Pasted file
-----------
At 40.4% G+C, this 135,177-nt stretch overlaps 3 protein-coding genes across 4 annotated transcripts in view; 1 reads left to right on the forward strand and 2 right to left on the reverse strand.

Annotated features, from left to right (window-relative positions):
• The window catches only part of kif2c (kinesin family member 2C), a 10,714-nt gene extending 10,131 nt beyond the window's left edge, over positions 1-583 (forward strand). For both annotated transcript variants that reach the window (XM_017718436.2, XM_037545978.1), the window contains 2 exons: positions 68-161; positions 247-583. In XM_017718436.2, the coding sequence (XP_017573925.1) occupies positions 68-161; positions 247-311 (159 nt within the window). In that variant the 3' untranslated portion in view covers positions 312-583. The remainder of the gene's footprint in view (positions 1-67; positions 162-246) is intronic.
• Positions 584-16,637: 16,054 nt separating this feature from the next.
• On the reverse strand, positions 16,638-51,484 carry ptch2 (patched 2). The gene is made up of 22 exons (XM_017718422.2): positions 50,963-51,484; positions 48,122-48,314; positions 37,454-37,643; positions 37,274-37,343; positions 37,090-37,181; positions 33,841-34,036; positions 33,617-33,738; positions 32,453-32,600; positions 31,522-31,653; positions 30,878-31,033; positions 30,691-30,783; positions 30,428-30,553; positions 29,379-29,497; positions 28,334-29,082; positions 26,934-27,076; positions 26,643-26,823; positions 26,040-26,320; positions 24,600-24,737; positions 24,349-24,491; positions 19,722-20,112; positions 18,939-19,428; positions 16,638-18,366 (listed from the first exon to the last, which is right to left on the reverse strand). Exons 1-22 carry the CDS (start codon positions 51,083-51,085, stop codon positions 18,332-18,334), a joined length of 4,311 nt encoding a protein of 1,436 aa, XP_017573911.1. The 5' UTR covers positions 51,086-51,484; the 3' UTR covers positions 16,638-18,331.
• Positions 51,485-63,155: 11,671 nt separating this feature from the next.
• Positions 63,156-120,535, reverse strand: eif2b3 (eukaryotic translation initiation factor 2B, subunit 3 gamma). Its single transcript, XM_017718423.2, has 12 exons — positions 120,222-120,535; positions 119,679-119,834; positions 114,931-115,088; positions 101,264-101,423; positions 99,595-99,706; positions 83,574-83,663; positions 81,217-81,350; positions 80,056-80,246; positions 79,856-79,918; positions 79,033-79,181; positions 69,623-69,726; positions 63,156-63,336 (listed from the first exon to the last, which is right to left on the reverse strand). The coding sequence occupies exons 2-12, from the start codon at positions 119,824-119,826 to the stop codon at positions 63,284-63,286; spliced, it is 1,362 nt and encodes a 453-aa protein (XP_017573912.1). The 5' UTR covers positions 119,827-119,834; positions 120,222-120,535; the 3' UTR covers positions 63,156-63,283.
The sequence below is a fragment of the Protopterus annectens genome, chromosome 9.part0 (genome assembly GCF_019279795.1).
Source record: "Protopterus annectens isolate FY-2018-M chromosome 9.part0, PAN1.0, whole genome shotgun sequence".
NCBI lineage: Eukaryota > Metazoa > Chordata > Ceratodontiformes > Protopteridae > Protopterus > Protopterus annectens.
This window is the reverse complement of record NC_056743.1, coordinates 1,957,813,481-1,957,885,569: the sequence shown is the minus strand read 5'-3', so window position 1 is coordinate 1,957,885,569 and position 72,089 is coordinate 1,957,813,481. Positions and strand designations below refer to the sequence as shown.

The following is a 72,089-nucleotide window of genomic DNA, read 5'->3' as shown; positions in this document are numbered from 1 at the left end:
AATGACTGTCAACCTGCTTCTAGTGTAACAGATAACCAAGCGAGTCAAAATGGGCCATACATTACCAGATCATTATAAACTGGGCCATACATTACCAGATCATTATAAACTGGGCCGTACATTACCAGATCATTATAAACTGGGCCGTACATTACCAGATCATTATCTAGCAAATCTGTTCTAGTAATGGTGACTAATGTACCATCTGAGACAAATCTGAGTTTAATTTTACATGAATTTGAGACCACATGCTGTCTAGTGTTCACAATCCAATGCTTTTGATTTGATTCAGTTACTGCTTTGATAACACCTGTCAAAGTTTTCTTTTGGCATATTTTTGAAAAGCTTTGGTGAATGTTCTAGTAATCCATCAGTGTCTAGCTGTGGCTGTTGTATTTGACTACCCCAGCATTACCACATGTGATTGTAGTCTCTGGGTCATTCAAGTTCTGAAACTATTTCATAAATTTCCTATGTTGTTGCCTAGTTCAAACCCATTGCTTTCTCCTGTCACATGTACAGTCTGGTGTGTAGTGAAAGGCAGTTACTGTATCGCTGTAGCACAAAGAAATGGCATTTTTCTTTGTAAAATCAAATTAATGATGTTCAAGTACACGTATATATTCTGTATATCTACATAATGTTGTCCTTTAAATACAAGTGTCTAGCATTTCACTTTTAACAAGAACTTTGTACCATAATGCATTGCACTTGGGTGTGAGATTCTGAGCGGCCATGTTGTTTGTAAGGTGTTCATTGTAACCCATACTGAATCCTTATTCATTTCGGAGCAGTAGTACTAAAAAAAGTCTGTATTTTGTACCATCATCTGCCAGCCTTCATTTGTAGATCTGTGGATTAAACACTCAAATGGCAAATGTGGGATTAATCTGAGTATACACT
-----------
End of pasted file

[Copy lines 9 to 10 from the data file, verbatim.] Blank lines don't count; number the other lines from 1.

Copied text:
Source record: "Protopterus annectens isolate FY-2018-M chromosome 9.part0, PAN1.0, whole genome shotgun sequence".
NCBI lineage: Eukaryota > Metazoa > Chordata > Ceratodontiformes > Protopteridae > Protopterus > Protopterus annectens.